Data for: The Cumbres Calchaquíes Range (NW-Argentina). Provenance, tectonic setting and metamorphic evolution of a Neoproterozoic sedimentary basin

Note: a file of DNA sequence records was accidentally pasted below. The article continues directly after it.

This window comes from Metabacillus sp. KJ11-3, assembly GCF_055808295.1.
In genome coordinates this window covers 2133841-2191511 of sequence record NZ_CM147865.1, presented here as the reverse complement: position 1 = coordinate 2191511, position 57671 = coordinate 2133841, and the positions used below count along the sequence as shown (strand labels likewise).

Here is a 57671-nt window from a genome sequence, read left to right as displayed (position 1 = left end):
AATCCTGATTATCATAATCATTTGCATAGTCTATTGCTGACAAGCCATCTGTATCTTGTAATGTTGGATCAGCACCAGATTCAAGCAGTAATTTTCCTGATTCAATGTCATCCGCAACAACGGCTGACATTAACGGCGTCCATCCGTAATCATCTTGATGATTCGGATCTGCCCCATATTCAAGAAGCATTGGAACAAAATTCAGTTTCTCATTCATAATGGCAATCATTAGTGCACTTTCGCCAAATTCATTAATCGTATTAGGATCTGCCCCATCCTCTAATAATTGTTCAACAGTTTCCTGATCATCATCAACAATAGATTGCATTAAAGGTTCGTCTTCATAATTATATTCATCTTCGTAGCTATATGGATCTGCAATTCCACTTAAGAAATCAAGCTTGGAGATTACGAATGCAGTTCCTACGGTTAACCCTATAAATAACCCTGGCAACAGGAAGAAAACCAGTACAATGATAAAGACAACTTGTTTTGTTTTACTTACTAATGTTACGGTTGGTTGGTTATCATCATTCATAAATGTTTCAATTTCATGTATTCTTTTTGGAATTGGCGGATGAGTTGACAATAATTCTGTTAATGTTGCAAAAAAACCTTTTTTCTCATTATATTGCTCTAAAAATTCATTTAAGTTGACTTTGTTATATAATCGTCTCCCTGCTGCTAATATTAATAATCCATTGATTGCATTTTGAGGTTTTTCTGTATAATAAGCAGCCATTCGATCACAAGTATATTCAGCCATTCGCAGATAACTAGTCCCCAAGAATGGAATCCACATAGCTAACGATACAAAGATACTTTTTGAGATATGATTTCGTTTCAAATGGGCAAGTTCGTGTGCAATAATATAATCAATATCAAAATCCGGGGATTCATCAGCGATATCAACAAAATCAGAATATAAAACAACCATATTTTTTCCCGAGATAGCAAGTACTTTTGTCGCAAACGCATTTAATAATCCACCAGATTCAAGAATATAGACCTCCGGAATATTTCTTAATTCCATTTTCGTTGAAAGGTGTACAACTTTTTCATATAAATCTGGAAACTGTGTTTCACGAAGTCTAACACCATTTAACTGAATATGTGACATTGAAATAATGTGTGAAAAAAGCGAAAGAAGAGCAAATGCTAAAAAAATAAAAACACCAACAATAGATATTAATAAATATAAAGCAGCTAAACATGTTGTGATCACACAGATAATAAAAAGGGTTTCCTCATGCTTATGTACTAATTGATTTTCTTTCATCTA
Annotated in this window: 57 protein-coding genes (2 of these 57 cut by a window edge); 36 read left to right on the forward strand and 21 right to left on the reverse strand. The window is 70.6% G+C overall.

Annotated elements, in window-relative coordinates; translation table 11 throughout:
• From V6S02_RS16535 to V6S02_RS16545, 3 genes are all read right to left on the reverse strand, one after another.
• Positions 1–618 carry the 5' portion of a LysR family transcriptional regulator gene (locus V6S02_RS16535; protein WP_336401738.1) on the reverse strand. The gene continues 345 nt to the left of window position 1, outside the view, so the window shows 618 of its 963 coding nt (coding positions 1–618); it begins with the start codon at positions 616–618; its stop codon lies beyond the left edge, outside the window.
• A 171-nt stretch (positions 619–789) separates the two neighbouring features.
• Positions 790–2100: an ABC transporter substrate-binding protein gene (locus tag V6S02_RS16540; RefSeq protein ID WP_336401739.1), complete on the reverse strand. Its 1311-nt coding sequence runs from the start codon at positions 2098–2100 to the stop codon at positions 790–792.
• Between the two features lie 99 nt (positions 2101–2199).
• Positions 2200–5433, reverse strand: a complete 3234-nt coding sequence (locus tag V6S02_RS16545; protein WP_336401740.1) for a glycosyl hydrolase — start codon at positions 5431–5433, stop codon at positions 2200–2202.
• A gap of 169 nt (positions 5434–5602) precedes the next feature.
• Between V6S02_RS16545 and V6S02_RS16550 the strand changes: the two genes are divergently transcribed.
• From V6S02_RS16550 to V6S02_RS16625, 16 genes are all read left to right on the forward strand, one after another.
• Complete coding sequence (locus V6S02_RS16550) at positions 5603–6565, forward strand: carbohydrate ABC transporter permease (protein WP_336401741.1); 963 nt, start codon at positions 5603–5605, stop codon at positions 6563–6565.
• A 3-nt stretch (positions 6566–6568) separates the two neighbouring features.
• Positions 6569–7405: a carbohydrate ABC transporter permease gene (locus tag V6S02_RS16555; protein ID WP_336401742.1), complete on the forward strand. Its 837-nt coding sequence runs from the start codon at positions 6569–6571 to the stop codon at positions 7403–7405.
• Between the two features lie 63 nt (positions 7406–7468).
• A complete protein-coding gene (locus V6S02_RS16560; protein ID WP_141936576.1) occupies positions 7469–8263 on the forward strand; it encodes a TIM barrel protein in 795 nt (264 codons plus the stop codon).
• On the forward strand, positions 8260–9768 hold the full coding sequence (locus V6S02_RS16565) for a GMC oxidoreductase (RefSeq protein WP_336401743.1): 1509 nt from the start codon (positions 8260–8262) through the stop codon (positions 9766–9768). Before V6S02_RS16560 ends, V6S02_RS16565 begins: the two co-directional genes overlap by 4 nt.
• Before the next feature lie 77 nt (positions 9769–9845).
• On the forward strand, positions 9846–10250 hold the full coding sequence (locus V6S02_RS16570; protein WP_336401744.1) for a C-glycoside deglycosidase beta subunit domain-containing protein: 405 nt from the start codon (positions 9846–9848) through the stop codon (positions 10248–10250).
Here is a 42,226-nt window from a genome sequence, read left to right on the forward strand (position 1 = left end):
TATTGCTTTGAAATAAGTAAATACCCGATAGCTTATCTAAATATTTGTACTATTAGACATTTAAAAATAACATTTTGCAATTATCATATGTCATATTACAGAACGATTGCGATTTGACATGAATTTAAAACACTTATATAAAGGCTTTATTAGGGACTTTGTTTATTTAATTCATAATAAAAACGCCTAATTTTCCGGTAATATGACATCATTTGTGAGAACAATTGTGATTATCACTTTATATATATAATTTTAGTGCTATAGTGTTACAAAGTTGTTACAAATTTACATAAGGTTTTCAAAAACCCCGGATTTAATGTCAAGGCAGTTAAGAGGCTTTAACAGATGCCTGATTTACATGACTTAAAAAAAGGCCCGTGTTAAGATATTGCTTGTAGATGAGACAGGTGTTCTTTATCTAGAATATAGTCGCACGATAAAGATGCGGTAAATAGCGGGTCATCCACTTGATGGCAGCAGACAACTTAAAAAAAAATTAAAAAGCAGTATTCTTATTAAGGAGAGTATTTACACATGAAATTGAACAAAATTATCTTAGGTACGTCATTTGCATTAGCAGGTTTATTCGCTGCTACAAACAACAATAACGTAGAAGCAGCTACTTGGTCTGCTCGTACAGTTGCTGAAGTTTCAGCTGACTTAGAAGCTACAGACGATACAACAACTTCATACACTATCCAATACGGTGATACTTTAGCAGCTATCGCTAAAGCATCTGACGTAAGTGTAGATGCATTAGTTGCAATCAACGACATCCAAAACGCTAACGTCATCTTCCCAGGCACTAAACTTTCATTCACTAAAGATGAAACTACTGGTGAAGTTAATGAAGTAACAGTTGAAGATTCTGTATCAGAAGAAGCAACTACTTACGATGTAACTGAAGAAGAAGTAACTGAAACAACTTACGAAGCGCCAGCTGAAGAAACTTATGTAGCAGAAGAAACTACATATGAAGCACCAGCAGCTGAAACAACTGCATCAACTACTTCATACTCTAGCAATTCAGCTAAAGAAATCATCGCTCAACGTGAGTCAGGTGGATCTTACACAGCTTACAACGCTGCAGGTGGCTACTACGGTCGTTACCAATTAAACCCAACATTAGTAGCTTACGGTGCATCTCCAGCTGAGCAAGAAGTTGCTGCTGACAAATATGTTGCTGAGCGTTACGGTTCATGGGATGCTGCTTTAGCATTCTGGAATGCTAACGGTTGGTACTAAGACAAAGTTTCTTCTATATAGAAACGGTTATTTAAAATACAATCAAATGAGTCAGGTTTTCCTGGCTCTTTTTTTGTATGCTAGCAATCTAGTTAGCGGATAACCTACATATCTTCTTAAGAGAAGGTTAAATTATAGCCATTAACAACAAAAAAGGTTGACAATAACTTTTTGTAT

The Cumbres Calchaquíes form a part of the Famatinian metamorphic basement of the Eastern Sierras Pampeanas. The sedimentary protoliths of the metamorphic sequence were deposited in a marine basin along the western margin of Gondwana during the Neoproterozoic. New petrologic, geochemical and thermobarometric informations give inside into the evolution of the sedimentary basin, its sediment source area, its later metamorphic overprint and the its relation to the other parts of the basin. The studied series is composed of banded schists and gneisses and rare calcsilcate-felses and migmatites reworked by mid- to deep-crustal metamorphic and structural processes. The bulk rock composition displays former shale, wacke, marl (later calcsilicate-fels) as well as litharenitic protoliths. The metamorphosed clastic sediments have a major and trace element composition pointing unequivocally to an upper continental granitoid-dominated crustal source area with low sediment recycling. The acidity grade of the previous sediments suggests relatively low maturity. Therefore, the Cumbres Calchaquíes records a sedimentary sequence of turbidity currents with shifting of the depositional environments to lower water depth, as indicated by quartz- and carbonate-rich sediments. The overall data consistently suggest that the geodynamic environment was a basin controlled by a continental magmatic arc as the most probable scenario. for the deposition of the sedimentary precursors of the studied units. Whereas the sedimentary protoliths of the metamorphic basement of the Sierra de Ancasti and Sierra de Aconquija, located ca 100-300km to the South are interpreted as originating from a probably evolving back-arc basin, the source area of the Cumbres Calchaquíes sediments is a pronounced felsic magmatic continental arc with no significant influx of debris of basic rocks. The later, Famatinian, metamorphic evolution shows typical prograde Barrow-type metamorphism culminating in partial melting of the metasediments. Conventional and internally-consistent thermobarometric calculations (pseudosections) reveal prograde metamorphic evolution reaching peak conditions of up to 700°C and 0.7 GPa. This points to a slightly increased geothermal gradient of ca 33°C, suggesting a period of crustal thinning, as known from back-arc basins or to additional heat supply by voluminous intrusions nearby.